Incoming: Reading and Leading
Are the very best leaders born or made?
Over the course of my career, both in military operations and the civilian world of academe, it has seemed to me that some gifts of leadership are indeed bestowed at birth: high emotional intelligence, a pleasing appearance, a commanding physical presence—these are all helpful attributes. But the best leaders, in my experience, are forged through a combination of teaching, training, education, practice and practical experience. And perhaps the single best way a leader can develop is through reading.
Reading is central to leading for a variety of reasons.
First, it provides a chance for young people to experience an enormous variety of life experiences without leaving their homes or schools. How else can a young aspiring leader explore how someone like Ernest Shackleton managed to save his entire crew after his ship, Endurance, was crushed by ice and destroyed in Antarctica in 1915? Where else but through a novel like Gates of Fire by Steven Pressfield can a leader ponder the burden of command in the ancient world when all the odds seem stacked against the commander, as they did for Leonidas at Thermopylae?
Second, reading is the gateway to self-evaluation. Every book is a kind of complex simulator that provides the means for a leader to read a story and say, “What would I have done in that situation?” As I prepared myself for command of a Navy destroyer two decades ago, I read the novels of Patrick O’Brian and tried to think about what the best course of action would be for me as I prepared to face the classic challenges of both peace and war on a small combatant vessel. Many lessons of naval leadership are embedded in the 20 volumes of his iconic seafaring series, beginning with Master and Commander.
Third, books allow us to think about who are our heroes. As I think back on my lifetime of reading, many of the people I admire most deeply have been known to me only through books—either by them or about them. Reading the memoirs of Ulysses S. Grant or a biography of George C. Marshall—two of the greatest U.S. Army generals—have helped me immeasurably as a leader. After reading the biography of “The Liberator,” Símon Bolívar, I turned as well to the powerful novel about him, The General in His Labyrinth, by the Colombian Nobel Laureate Gabriel Garcia Marquez. A significant part of being a good leader comes from identifying the traits that those we idolize personify, and then seeking to replicate them—all of that catalyzed by reading.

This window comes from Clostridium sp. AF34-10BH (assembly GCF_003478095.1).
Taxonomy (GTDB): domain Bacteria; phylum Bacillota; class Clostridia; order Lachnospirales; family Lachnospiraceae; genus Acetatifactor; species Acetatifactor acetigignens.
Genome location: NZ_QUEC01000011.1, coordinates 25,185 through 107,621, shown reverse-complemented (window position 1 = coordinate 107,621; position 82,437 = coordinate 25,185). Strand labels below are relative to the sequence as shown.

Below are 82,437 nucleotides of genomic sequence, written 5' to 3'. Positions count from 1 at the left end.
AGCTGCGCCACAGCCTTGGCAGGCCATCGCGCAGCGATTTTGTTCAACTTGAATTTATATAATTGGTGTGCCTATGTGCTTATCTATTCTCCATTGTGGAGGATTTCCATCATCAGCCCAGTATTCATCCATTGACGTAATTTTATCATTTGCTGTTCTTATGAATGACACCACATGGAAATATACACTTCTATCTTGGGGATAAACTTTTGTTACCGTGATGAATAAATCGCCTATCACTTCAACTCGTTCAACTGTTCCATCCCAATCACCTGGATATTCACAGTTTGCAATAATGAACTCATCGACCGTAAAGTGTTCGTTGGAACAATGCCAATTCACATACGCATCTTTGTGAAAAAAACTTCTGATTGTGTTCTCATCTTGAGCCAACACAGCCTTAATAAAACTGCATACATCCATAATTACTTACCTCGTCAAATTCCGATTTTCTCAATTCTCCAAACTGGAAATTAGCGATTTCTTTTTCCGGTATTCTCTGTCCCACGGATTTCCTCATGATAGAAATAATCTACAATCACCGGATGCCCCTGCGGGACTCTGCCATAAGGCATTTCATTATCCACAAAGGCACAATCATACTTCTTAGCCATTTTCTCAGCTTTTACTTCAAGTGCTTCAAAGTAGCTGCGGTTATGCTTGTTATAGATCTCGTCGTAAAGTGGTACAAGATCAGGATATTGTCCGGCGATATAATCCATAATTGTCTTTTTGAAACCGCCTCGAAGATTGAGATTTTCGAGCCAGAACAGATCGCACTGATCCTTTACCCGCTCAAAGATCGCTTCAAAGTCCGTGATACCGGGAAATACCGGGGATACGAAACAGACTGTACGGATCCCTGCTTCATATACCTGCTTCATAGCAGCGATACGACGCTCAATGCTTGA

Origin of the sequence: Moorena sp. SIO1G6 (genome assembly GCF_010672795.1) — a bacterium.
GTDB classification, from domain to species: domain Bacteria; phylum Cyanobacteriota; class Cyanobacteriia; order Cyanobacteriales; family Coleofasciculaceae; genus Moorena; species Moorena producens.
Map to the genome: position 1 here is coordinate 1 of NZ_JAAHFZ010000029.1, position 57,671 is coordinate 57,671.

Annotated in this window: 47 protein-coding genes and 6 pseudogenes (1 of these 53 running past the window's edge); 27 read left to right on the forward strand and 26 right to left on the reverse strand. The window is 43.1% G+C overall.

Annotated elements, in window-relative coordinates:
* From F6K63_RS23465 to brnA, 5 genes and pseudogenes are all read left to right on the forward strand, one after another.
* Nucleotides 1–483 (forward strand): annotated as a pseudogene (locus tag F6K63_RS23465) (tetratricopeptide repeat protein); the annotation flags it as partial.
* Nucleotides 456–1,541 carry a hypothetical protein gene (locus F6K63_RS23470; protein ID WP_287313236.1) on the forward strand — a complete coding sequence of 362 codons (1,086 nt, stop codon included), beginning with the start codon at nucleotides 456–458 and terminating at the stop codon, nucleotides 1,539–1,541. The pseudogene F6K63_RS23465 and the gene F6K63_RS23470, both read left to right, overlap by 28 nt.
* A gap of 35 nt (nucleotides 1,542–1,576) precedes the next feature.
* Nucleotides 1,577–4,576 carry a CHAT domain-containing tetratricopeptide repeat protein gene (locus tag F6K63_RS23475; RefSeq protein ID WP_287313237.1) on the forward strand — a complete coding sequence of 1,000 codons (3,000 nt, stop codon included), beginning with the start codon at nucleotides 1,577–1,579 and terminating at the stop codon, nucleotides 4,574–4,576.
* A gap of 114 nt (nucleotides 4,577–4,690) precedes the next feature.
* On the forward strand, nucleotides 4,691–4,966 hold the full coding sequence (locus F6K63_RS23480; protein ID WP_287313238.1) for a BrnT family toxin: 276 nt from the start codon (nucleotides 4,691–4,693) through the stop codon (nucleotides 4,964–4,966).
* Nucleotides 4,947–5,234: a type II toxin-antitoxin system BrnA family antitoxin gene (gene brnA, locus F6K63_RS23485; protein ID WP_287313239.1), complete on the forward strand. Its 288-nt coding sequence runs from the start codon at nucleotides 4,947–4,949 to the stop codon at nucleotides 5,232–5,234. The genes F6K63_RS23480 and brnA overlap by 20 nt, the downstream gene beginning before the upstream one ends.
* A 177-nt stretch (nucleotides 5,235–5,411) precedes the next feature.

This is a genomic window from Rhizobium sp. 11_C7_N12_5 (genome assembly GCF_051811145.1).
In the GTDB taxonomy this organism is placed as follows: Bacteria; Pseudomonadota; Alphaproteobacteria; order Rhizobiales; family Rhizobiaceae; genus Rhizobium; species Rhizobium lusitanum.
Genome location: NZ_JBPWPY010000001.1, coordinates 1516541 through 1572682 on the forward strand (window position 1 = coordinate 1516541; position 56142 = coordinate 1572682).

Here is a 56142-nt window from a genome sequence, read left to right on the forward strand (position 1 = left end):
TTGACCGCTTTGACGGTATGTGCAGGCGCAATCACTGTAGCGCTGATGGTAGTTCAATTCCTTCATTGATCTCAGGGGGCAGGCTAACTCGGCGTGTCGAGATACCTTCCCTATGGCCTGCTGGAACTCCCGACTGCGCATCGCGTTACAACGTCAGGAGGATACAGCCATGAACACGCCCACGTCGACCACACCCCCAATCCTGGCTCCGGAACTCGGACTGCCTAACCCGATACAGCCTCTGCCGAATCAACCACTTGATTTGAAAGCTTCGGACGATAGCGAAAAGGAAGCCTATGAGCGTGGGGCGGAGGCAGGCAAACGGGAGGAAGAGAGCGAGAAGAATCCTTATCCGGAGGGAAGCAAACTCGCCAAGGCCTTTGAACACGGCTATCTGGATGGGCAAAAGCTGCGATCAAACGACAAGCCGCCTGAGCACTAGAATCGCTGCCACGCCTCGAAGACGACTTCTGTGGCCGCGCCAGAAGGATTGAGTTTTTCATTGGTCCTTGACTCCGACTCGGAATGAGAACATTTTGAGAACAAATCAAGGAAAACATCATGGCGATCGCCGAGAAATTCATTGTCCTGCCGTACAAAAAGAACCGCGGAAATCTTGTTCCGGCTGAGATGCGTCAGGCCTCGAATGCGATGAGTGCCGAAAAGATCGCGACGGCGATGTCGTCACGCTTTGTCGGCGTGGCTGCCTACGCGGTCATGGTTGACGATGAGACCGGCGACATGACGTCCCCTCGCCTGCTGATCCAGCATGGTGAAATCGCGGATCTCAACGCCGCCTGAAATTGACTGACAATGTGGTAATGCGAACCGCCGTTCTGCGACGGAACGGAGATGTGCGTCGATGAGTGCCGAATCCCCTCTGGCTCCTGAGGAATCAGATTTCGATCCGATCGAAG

Fourth, and perhaps most importantly, we can use reading as a way to improve our own communication skills in writing. The more a young leader reads, the better she or he will be able to write. Often when I am struggling to find the right pattern of words, I will turn to one of Winston Churchill’s magnificent books about World War II, his six-volume classic, The Second World War. Or, I will pull down the King James version of the Holy Bible, with its powerful cadences and vivid images. Good leaders must be good communicators, and the hard work of writing is best sharpened on the whetstone of reading.
Fifth and finally, reading is an efficient way to improve. Books are always at hand, can be stopped and started at a whim, are fine companions on boring journeys or when standing in a line, and can be used to fill in the small dead spaces in our working days. Even if only 15 minutes are available, pulling out a book—especially easy in the age of small tablets or even the larger smartphones—is a very effective use of time.
Once we understand how important reading is for leading, the next step of course is deciding what books to read. Here, the ultimate dilemma for any reader is apparent. There are an infinite number of books and an extremely finite number of hours to devote to actually reading. Where to start?
For military officers, the service chief reading lists are reasonably good. They are divided into basic, intermediate and advanced books, and the reading often mirrors coursework at the Naval War College. They are a helpful starting point. But I would advocate that the best way to find the books that shape leaders is to simply ask senior leaders what they are reading and which books really shaped them as leaders. Almost every senior leader I have known is an avid reader, and most are happy to share their recommendations. As a four-star combatant commander, I often blogged about my own reading and gladly took recommendations from every level in my organization that opened other fine books for me.
Along with a co-author, Bob Mancell, I have been asking very senior leaders about their reading habits and favorite books for the past year or so, and we are building a powerful set of recommended readings from the most senior leaders in our military, active duty and retired. We are hoping to publish the book—along with other thoughts about the power of reading, how to assemble a library, the use of electronic books, reading in different genres and other tricks of the trade—early next year.
In the meantime, using the power of books as a key building block for becoming a better leader makes enormous sense. Set concrete goals for the year to read a book or two a month. Map out a coherent plan. Read a mix of genres, from autobiography to fiction to history. Read every day, if only for a few moments. Leading and reading truly go hand in hand.
Adm. James Stavridis was the 16th Supreme Allied Commander for NATO from 2009-2013. He is the 12th Dean of The Fletcher School of Law and Diplomacy at Tufts University, from which he holds a Ph.D. in international law, and he is chairman of the U.S. Naval Institute’s Board of Directors.